The Tucson City Council voted unanimously Tuesday to move forward with the largest compensation package for employees in city history.
Over the next two years, the city will implement a series of wage increases to bring city employees’ salaries up to par with other similar government jobs arounds the state.
Up to $30 million will go toward raising wages for city employees that make below market-range compensation levels and a 2% pay increase for employees not impacted by market adjustments.
The funds will be built into the compensation plan for fiscal 2022, but some employees could see raises starting the end of this fiscal year in June.
The city’s charter requires the council to annually consider a compensation plan for the next fiscal year, but this year’s adoption of a compensation plan was overshadowed by the city’s ongoing challenges with retaining employees and troubling findings from a study that showed the vast majority of city workers are paid below market rates.
The city partnered with outside firms to examine the wages of 2,522 non-public-safety workers and 1,466 public safety employees while determining the standard market rate that similar positions in nearby jurisdictions are paid.
After gathering salary data from public-service job classifications in Pima County, neighboring cities and governmental jurisdictions in the Phoenix area, the results showed 81% of city employees were paid below market rates while 19% were paid within or above market.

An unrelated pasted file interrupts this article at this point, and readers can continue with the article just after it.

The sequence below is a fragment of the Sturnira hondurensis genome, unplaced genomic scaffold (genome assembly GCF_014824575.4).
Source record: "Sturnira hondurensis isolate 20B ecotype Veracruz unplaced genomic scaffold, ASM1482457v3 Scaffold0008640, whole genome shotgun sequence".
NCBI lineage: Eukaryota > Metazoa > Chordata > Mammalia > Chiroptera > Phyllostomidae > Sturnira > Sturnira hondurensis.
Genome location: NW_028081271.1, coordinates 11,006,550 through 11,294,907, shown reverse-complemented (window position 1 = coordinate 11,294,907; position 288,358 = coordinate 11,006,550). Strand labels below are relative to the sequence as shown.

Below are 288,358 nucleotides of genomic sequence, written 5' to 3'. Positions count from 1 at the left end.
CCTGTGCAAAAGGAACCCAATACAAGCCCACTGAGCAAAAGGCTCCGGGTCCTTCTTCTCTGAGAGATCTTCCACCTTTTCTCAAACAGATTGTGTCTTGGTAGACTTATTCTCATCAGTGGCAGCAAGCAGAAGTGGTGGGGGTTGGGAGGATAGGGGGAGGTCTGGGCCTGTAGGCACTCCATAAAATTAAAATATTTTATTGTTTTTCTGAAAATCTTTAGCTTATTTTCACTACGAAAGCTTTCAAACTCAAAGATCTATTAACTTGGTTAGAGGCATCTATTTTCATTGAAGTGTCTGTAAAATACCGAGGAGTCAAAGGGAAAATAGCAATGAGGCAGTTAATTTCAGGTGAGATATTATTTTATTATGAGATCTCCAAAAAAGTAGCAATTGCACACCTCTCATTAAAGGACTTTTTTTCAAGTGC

After further reviewing an implementation plan, City Manager Michael Ortega will return to the council with a recommendation for city employees’ new pay schedules that includes wage adjustments. How many employees’ salaries are below market rate is still unknown.
“I am proud of my colleagues on the council for looking at this discrepancy and this unfairness in terms of how we pay our employees, and hopefully take a step to correct that,” Mayor Regina Romero said. “It is going to be a historic investment in our employees, and it really is going to put us in a fair and competitive space.”
Considering how far employees’ salaries have fallen behind market rates, the city plans to build dollars into future budgets to keep wages up to speed with the local labor market.
City employees will have the opportunity to weigh in on the plan at a public meeting Friday, May 7. If any disputes occur, the plan can be amended and re-adopted at the next council meeting on May 18.
“Our thanks goes to mayor and council and City Manager Ortega for showing the employees they are valued by bringing their wages up to market-range,” said Linda Hatfield, the president of the Communication Workers of America Local 7000 labor union. “This type of wage adjustment is long overdue.”